Posthumously Awarded the
Medal of Honor

Parents of Ray E. Eubanks
receiving the Medal of Honor

Eubanks, Ray

Brick Inscription

23 JULY 1944

Brick Location

Inner Circle

The Medal of Honor
(Army Version)

Following is the Medal of honor Citation for Ray E. Eubanks as published in "The Congressional Medal of Honor, The Name, The Deeds" (Sharps & Dunning Publication - 1984).

"Rank and Organization: Sergeant, U.S. Army, Company D, 503rd Parachute Infantry.
Place and Date: At Noemfoor Island, Dutch New Guinea, 23 July 1944,
Entered Service at: La Grange, N.C.
Born: 6 February 1922, Snow Hill, N.C.
G.O.: 20, 29 March 1945.
Citation: For conspicuous gallantry and intrepidity at he risk of his life above and beyond the call of duty at Noemfoor Island, Dutch New Guinea, on 23 July 1944. While moving to the relief of a platoon isolated by the enemy, his company encountered a strong enemy position supported by machine gun, rifle, and mortar fire. Sergeant Eubanks was ordered to make an attack with one squad to neutralize the enemy by fire in order to assist the advance of his company. He maneuvered his squad to within thirty yards of the enemy, where heavy fire checked his advance. Directing his men to maintain their fire, he and two scouts worked their way forward to a shallow depression within twenty-five yards of the enemy. Directing the scouts to remain in place, Sergeant Eubanks armed himself with an automatic rifle and worked himself forward over terrain swept by intense fire to within fifteen yards of the enemy position and opened fire with telling effect. The enemy, having located his position, concentrated their fire with the result he was wounded and a bullet rendered his rifle useless. In spite of his painful wounds he immediately charged the enemy and using his weapon as a club killed four of the enemy before he was himself hit and killed. Sergeant Eubanks' heroic action, courage, and example in leadership so inspired his men that their advance was successful. They killed forty-five of the enemy and drove the remainder from the position, thus effecting the relief of our beleaguered troops."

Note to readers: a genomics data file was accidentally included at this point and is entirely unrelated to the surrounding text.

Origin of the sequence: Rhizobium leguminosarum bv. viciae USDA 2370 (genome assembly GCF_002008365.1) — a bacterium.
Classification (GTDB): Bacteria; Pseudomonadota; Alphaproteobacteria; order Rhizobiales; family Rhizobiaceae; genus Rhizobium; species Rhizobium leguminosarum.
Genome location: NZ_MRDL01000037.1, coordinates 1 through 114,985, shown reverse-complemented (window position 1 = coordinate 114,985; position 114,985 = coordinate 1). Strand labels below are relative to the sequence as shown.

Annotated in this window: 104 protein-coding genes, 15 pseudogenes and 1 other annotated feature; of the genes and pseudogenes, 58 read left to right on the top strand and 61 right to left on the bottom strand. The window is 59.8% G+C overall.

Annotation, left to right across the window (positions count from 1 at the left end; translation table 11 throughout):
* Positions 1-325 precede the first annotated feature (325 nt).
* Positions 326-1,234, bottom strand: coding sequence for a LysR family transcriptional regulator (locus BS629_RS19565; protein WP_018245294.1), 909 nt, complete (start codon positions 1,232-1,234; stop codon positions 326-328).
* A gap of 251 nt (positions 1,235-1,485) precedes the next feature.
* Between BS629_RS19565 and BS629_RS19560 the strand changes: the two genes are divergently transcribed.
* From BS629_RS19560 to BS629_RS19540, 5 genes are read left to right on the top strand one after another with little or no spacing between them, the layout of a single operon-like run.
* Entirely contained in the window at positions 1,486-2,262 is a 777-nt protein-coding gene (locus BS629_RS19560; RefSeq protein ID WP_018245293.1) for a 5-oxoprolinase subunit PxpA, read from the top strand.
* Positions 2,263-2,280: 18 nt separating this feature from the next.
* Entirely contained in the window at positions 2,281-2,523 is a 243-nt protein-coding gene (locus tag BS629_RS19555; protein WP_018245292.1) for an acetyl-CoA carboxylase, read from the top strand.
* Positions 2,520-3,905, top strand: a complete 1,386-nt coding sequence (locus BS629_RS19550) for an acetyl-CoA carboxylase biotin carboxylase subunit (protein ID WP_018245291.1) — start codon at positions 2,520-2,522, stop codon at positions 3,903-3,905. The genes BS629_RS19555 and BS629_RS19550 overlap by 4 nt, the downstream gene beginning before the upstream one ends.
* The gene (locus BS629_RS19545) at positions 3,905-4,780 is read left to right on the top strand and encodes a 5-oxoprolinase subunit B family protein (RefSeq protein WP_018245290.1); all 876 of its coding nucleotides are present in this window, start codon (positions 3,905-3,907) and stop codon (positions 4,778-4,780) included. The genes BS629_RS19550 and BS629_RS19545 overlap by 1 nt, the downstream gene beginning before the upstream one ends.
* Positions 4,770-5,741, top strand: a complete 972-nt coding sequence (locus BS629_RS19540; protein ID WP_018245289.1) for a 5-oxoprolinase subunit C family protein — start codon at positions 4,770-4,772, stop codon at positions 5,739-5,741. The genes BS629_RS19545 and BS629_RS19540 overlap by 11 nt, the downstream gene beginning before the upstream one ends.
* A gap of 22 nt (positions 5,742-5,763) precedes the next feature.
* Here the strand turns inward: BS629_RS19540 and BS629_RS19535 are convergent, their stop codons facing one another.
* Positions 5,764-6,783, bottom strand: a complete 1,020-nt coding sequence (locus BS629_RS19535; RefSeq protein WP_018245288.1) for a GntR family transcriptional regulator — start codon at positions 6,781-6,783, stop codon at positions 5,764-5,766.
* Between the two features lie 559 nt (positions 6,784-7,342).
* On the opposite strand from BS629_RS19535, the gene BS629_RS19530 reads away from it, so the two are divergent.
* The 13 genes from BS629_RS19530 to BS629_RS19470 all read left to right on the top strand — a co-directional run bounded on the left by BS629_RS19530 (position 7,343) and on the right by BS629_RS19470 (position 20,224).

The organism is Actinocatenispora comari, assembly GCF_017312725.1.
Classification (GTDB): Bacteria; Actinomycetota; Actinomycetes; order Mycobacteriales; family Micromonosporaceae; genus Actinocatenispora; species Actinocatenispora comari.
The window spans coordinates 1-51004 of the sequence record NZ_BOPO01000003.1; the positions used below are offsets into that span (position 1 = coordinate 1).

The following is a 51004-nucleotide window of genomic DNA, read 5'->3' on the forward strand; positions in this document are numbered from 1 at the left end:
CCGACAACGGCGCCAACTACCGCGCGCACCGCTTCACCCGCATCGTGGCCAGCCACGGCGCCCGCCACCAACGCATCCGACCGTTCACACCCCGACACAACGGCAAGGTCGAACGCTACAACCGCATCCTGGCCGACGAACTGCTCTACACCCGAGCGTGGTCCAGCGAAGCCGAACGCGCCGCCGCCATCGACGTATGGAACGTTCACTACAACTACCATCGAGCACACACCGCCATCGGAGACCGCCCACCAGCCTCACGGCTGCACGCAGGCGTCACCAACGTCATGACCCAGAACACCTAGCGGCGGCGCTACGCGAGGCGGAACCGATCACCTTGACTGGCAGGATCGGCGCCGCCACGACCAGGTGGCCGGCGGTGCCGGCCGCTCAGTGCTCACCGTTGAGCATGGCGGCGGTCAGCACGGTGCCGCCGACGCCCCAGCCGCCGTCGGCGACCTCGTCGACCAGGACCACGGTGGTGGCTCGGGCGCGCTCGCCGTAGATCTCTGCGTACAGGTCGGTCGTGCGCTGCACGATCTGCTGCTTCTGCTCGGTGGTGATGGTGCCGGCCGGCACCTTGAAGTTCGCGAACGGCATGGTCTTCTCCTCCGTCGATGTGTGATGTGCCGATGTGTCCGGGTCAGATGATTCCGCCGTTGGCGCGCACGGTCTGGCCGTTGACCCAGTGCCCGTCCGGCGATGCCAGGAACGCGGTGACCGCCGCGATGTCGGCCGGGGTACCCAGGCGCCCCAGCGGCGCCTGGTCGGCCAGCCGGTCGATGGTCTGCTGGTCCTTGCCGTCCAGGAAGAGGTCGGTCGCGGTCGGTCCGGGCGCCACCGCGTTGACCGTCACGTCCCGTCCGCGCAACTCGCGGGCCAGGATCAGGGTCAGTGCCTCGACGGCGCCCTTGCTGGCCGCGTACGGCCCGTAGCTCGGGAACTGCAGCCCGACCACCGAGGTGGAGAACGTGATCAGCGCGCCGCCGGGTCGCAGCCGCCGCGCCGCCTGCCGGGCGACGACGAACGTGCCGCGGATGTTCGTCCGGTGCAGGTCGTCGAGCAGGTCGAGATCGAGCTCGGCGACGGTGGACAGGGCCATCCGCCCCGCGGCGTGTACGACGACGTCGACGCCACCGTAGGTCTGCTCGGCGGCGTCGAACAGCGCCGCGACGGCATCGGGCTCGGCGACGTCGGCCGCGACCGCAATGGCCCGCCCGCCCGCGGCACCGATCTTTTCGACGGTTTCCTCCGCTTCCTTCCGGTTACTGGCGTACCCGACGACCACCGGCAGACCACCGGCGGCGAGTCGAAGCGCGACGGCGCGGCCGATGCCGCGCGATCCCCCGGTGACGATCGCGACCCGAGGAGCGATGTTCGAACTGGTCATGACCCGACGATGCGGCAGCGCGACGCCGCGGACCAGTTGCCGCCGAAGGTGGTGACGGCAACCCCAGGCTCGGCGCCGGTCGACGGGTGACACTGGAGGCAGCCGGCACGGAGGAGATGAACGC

Honored by The Last Firebase Veterans Archives Project.

 A small obelisk that honors Sergeant Eubanks has been placed on the Courthouse Square in Snow Hill, North Carolina by the 503rd Parachute Infantry Regiment. On November 11, 2001, North Carolina Highway 903, from Highway 70 in Lenoir County thru Greene County to the Pitt County line was named the "SGT. Ray E. Eubanks Highway".  At Fort Benning, Georgia, the training field where the jump towers are located is name in honor of Sergeant Ray E. Eubanks. Ray Eubanks is buried at Westveiw Cemetery, Kinston, North Carolina, next to his father and mother.